The United States and Iran are separately calling their first day of indirect nuclear talks “constructive” — despite Tehran refusing to allow the US to attend unless it lifted sanctions imposed by the Trump administration.
Speaking to reporters Tuesday, State Department spokesman Ned Price said of the talks, “We do see this as a constructive and certainly welcome step.”
“It is a potentially useful step as we seek to determine what it is that the Iranians are prepared to do to return to compliance with the stringent limitations under the 2015 deal, and as a result what we might need to do to return to compliance ourselves.”
Price’s comments came shortly after that of Deputy Foreign Minister Abbas Araqchi, Iran’s chief nuclear negotiator, who also called the meetings “constructive” and being on “the right track.”
The talks are taking place between all entities involved in the JCPOA — China, France, Russia, Germany, the United States, the United Kingdom and the European Union — as member countries work to return the US to the deal.
The Obama administration brokered the controversial Iran nuclear deal in 2015. The accord reduced sanctions against Iran in exchange for the country reducing its stockpile of enriched uranium needed to fuel nuclear weapons.
It also capped the fissile purity at which Tehran could refine uranium at 3.67 percent.
The Trump administration withdrew from the pact in 2018, with the then-commander-in-chief arguing that “America will not be held hostage to nuclear blackmail.”
Iran began breaching the deal shortly after, as tensions ratcheted up between the US and Tehran.
President Biden pledged that he would re-enter the 2015 deal “as a starting point for follow-on negotiations,” adding that he would only support doing so if Iran pledged to follow strict compliance measures.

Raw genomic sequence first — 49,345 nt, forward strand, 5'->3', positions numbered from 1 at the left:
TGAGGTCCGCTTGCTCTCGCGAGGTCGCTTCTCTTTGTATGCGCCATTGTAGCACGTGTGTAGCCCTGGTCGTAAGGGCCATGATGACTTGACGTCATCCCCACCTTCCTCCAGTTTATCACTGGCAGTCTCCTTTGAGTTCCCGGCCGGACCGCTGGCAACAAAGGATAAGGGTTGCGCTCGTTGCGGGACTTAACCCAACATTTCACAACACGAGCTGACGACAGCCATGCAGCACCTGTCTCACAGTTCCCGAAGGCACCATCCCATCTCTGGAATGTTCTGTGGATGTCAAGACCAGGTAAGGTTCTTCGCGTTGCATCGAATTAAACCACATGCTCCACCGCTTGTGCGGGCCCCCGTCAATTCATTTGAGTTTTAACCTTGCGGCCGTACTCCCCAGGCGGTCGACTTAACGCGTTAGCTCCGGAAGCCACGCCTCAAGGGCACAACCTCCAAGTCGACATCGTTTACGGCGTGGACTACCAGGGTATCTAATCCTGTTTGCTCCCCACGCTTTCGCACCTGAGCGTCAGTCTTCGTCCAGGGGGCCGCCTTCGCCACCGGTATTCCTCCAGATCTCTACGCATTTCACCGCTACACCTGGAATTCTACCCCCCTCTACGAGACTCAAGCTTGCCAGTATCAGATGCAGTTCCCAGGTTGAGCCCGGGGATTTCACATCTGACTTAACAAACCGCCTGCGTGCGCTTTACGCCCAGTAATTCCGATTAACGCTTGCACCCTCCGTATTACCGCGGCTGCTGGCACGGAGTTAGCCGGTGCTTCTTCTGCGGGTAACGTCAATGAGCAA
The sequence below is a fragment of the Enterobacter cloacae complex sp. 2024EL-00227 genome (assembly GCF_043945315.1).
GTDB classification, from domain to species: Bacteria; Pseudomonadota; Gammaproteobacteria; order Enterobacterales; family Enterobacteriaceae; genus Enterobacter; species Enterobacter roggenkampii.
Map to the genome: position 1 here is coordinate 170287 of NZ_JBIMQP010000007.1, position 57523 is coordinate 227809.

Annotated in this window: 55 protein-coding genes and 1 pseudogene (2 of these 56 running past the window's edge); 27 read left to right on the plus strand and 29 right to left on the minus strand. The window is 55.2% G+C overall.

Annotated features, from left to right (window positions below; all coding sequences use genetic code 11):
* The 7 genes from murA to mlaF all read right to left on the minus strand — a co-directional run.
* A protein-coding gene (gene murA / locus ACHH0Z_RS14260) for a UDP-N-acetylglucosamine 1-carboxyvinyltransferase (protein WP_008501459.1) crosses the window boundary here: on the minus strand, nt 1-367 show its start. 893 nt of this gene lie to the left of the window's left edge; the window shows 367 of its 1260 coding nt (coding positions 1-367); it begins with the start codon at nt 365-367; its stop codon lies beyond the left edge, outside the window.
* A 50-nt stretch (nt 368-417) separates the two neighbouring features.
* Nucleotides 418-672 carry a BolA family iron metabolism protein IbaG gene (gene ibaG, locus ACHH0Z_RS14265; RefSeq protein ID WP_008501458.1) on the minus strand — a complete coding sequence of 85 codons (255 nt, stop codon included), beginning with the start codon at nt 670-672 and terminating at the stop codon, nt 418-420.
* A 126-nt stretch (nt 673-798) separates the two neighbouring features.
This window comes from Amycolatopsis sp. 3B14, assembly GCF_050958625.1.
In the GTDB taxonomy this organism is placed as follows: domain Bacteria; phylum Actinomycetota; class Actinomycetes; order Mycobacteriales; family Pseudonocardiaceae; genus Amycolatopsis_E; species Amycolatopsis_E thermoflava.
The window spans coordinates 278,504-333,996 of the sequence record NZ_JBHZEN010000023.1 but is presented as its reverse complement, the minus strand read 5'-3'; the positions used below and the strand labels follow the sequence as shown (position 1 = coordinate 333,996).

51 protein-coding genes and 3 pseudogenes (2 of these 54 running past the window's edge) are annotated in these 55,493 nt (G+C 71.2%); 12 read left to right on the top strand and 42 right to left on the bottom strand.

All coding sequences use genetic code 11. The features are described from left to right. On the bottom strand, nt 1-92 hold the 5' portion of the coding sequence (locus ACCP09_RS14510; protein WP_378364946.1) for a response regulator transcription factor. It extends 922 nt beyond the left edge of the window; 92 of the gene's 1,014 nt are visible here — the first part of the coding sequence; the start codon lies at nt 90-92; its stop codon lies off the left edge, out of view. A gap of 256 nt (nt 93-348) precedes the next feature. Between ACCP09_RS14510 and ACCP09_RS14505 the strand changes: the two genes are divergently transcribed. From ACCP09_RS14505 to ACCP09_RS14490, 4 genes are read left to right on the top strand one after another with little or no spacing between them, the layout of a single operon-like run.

Following his election in November, Iranian Foreign Minister Mohammad Javad Zarif said, however, that his country would fully implement the terms of the Obama-era agreement if Biden lifted the Trump-era sanctions, arguing it could be done with “three executive orders.”
The administration has refused, however, and Tehran has continued to not abide by the agreement.
This week’s talks are unlikely to resolve a major crux of the issues currently dividing the US and Iran, given that neither side appears willing to take responsibility for the initial deal falling through.
In late February, Supreme Leader Ayatollah Ali Khamenei said his nation may up its enrichment of uranium to 60 percent if needed, and would not bow to pressure from the US or elsewhere.
As talks kicked off Tuesday, Israel carried out an attack on an Iranian cargo ship believed to be the base for the Revolutionary Guard.
The massive vessel, dubbed the MV Saviz, had been anchored for years in the Red Sea off the coast of Yemen.
Tehran acknowledged the attack Wednesday.
With Post wires